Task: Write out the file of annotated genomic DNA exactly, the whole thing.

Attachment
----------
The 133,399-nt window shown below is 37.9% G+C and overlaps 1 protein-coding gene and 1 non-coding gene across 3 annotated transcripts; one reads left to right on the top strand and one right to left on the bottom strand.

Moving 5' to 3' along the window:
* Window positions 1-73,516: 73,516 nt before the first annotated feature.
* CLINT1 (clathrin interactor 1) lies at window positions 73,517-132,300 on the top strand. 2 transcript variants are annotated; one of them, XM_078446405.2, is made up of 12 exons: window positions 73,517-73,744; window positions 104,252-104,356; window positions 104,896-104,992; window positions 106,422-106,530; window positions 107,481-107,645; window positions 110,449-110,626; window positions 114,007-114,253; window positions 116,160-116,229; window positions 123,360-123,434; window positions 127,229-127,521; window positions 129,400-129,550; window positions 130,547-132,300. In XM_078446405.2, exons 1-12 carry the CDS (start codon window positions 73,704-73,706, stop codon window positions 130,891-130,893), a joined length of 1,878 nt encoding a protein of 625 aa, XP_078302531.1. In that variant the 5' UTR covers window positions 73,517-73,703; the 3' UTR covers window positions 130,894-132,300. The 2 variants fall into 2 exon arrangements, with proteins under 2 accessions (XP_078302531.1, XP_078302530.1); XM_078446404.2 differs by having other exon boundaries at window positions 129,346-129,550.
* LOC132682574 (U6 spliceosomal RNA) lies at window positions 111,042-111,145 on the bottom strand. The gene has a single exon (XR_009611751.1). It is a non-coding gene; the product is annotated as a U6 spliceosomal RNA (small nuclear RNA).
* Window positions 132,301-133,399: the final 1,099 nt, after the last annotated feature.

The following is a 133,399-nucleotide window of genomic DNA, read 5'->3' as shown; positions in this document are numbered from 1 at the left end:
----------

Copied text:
The 133,399-nt window shown below is 37.9% G+C and overlaps 1 protein-coding gene and 1 non-coding gene across 3 annotated transcripts; one reads left to right on the top strand and one right to left on the bottom strand.

Moving 5' to 3' along the window:
* Window positions 1-73,516: 73,516 nt before the first annotated feature.
* CLINT1 (clathrin interactor 1) lies at window positions 73,517-132,300 on the top strand. 2 transcript variants are annotated; one of them, XM_078446405.2, is made up of 12 exons: window positions 73,517-73,744; window positions 104,252-104,356; window positions 104,896-104,992; window positions 106,422-106,530; window positions 107,481-107,645; window positions 110,449-110,626; window positions 114,007-114,253; window positions 116,160-116,229; window positions 123,360-123,434; window positions 127,229-127,521; window positions 129,400-129,550; window positions 130,547-132,300. In XM_078446405.2, exons 1-12 carry the CDS (start codon window positions 73,704-73,706, stop codon window positions 130,891-130,893), a joined length of 1,878 nt encoding a protein of 625 aa, XP_078302531.1. In that variant the 5' UTR covers window positions 73,517-73,703; the 3' UTR covers window positions 130,894-132,300. The 2 variants fall into 2 exon arrangements, with proteins under 2 accessions (XP_078302531.1, XP_078302530.1); XM_078446404.2 differs by having other exon boundaries at window positions 129,346-129,550.
* LOC132682574 (U6 spliceosomal RNA) lies at window positions 111,042-111,145 on the bottom strand. The gene has a single exon (XR_009611751.1). It is a non-coding gene; the product is annotated as a U6 spliceosomal RNA (small nuclear RNA).
* Window positions 132,301-133,399: the final 1,099 nt, after the last annotated feature.

The following is a 133,399-nucleotide window of genomic DNA, read 5'->3' as shown; positions in this document are numbered from 1 at the left end: